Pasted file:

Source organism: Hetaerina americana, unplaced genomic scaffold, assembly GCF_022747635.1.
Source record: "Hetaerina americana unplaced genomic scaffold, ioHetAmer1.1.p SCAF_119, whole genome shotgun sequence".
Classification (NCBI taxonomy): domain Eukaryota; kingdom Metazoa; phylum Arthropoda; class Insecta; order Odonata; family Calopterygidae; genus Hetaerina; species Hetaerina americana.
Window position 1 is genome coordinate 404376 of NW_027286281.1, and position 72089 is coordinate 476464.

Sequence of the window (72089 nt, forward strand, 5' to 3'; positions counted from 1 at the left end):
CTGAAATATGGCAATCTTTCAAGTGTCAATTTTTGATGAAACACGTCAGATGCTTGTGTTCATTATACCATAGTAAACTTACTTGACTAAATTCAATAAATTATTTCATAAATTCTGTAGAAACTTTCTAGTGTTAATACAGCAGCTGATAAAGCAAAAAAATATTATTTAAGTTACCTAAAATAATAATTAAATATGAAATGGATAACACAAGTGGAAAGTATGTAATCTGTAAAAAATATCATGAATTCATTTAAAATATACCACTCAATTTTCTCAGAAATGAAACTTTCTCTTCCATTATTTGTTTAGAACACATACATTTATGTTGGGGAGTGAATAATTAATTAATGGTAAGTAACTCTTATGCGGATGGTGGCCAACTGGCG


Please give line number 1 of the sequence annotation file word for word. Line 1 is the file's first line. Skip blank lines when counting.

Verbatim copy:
Source organism: Hetaerina americana, unplaced genomic scaffold, assembly GCF_022747635.1.